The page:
“Macbeth” Goes Mondrian

CanadaCanada Verdi, Macbeth: Pacific Opera Victoria, soloists, Victoria Symphony, Timothy Vernon (conductor), Royal Theatre, Victoria, British Columbia, 4.10.2012 (BJ)


Macbeth: Gregory Dahl
Banquo: Alain Coulombe
Lady Macbeth: Lyne Fortin
Macbeth’s Servant: Stephen Barradell
Macduff: Robert Clark
An Assassin: Dale Friesen
First Apparition: Andy Erasmus
Second Apparition: Mary-Ellen Rayner
Third Apparition: Natalie Marcaccini
Malcolm: Matthew Johnson
A Doctor: Jon-Paul Décosse
Lady in Waiting: Rebecca Hass
Duncan (silent): Keith Lylock
Fleance (silent): Ajay Parikh-Friese


Morris Panych (director/choreographer)
Ken MacDonald (set designer)
Dana Osborne (costume designer)
Alan Brodie (lighting designer)
Giuseppe Pietraroia (chorus master and assistant conductor)
Robert Holliston (principal coach)

Yet again, music trumped drama, as happens distressingly often not just at Pacific Opera Victoria, but in opera houses everywhere. This presentation of Verdi’s Macbeth was a characteristically strong performance orchestrally under Tim Vernon’s galvanic leadership, and it was an even stronger one vocally than is usual with this excellent company.

There were, to start with, two fine voices to provide a resonant baritone and bass team of generals. Gregory Dahl seems to be a master of villainous roles: he made a formidable figure of Nick Shadow in POV’s Rake’s Progress three years ago, and now as Macbeth he combined evil with a redeeming touch of conscience; and as Banquo, Alain Coulombe was the straight man, singing with equally powerful heft, and portraying the same kind of honest decency as in last year’s premiere of Andrew P. MacDonald’s Mary’s Wedding.

Then, in the person of soprano Lyne Fortin, there was a Lady Macbeth who matched her husband flashing tone for tone, making their Act-1 duet a real feast of sumptuous vocalism. The important tenor roles of Macduff and Malcolm were finely sung too, by Robert Clark and Matthew Johnson, and there was not a single weak link in the rest of the cast.

Listening to this Macbeth was thus a consistent pleasure. What we were asked to look at, however, prompted a mixture of depression and incredulity. This was one of those productions that neutralize the drama in part by leaving nothing to the imagination. When Lady Macbeth, for example, in her sleepwalking scene, obsessed about the blood staining her hands, the entire stage was suffused in a red glow. Are we really so stupid that we need the point thrust in our faces in this way?

That, though, was not the worst thing about what director Morris Panych and his frequent collaborator, set designer Ken MacDonald, had wrought. At the start, the witches could be seen, through a scrim, siphoning attention off from the music as they cast their spells at the back of the stage. The use of scrims hardly abated all evening, with results that were similarly distracting more often than not. “Helpful” pieces of information, such as “Act 3” or “Outside Macbeth’s Castle” (in case we couldn’t tell from the scattering of leaves depicted) were constantly being projected. And bars of white or red kept creeping across our visual field, or up and down on it, while more solid white columns forever did a sort of dance up and down, on and above the stage.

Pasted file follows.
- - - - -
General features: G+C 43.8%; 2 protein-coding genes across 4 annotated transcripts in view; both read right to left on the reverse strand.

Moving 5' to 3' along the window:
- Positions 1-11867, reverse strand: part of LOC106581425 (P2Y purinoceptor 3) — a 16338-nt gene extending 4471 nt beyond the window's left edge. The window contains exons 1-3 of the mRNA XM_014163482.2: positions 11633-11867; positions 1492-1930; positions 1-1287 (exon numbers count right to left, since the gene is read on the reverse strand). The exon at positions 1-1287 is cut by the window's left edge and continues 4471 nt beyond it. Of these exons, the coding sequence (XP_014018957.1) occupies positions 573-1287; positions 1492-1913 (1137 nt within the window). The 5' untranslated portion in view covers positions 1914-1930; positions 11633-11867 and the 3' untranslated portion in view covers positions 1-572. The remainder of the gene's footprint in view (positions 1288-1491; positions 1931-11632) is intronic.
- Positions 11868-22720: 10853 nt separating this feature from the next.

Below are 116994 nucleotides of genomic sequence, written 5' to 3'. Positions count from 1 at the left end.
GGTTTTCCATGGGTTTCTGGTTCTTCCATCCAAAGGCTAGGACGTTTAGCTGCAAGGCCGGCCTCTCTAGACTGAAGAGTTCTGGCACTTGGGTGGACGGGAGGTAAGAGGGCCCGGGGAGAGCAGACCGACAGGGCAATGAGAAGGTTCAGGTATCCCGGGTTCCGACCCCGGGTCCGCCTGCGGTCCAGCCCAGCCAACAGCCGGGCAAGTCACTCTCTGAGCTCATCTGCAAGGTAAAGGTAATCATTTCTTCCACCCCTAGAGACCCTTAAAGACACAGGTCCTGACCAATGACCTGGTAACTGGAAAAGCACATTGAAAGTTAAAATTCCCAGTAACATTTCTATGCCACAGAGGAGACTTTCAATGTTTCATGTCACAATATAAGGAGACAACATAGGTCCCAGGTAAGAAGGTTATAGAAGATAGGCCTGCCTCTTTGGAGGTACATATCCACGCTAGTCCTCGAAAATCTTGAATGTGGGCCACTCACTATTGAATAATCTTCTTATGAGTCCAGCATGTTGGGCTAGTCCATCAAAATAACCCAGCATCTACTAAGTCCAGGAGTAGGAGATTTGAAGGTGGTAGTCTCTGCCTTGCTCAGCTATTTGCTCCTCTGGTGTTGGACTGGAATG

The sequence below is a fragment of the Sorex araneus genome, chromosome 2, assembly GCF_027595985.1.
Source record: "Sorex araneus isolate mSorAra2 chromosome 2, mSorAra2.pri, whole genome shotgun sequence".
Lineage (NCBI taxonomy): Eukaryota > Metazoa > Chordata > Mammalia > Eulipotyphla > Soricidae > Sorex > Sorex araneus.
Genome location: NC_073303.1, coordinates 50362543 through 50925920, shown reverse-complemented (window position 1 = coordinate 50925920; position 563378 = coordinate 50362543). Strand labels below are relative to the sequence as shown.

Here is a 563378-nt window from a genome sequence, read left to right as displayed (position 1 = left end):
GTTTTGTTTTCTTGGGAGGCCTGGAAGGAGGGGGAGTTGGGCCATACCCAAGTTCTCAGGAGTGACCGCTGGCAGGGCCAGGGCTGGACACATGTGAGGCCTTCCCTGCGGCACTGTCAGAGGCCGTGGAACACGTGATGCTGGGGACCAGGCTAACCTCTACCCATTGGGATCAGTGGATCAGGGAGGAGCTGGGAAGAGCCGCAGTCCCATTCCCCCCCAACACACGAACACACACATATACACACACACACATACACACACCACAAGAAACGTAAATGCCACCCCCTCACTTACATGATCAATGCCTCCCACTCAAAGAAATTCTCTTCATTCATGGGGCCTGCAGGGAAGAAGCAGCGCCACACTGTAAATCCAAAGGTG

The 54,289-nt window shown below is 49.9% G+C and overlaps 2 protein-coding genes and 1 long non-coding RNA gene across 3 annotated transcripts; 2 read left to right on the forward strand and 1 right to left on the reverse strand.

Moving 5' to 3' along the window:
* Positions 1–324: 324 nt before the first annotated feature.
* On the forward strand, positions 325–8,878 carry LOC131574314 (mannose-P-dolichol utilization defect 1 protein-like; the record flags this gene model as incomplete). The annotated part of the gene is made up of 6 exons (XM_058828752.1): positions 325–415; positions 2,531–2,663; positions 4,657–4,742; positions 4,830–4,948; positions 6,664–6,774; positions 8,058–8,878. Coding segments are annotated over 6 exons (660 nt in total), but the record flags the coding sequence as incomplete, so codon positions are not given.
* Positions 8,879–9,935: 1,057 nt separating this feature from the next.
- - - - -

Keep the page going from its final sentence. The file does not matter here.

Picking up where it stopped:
What is one to say about a director who has a column of red shoot upwards while his Macbeth is singing; then raises the scrim and sends him wandering upstage; then has him come back towards the footlights and brings the scrim down again behind him – all in the course of a single aria, which it was almost impossible in these conditions to concentrate on listening to. (I think I am remembering all those activities in the right order, but accuracy matters little in so nonsensical a context.)

The Macbeths are, of course, not exactly a lovey-dovey pair. She scarcely had time for him, so busy was she lying on their bed and caressing her own knee. But whatever else you might say about them, in this production they were certainly a couple with advanced artistic tastes. They had obviously brought in Charles Rennie Mackintosh or one of his disciples to design their chairs, and Piet Mondrian to do the interior decoration of their castle: the set was dominated, on and behind the scrims, by rectangles of various sizes, and in the final scene by a positively super-Mondrianish festival of rectangles.

The production suffered all sorts of problems in the matter of hair. Observing that he wanted to call the witches women, Banquo went on to say that their “filthy beards” prevented it – there were no beards to be seen; Macbeth remarked a little later, “I feel my hair stand on end” – but he didn’t actually seem to have any; and there were other such examples. But to complain of such things is perhaps to be excessively literal. A degree of stylization is no bad thing, and when Lady Macbeth checked her make-up in a mirror that was simply a frame with no glass in it, the effect was rather touching.

Though the costumes were on the whole serviceable enough, Banquo’s murder was hardly a surprise – he was asking for trouble when he flew in the face of Scottish fashion by putting on a pair of ordinary trousers. And in the last act, when Macbeth asked for his armor to be brought to him, all his sidekicks could come up with was a natty little leather waistcoat that would scarcely have protected him from a bee-sting.

I’m sorry: such criticisms may sound somewhat frivolous. But it was the production itself, a Canadian counterpart of Eurotrashy “Regietheater,” that brought Macbeth down from its lofty if inconsistent level of inspiration to that of a mere box of stage tricks. Artistic director Vernon and his team deserved better. Still, they offered so good a musical account of Verdi’s compelling early engagement with Shakespeare as to make the evening, on balance, convincing and memorable.

Bernard Jacobson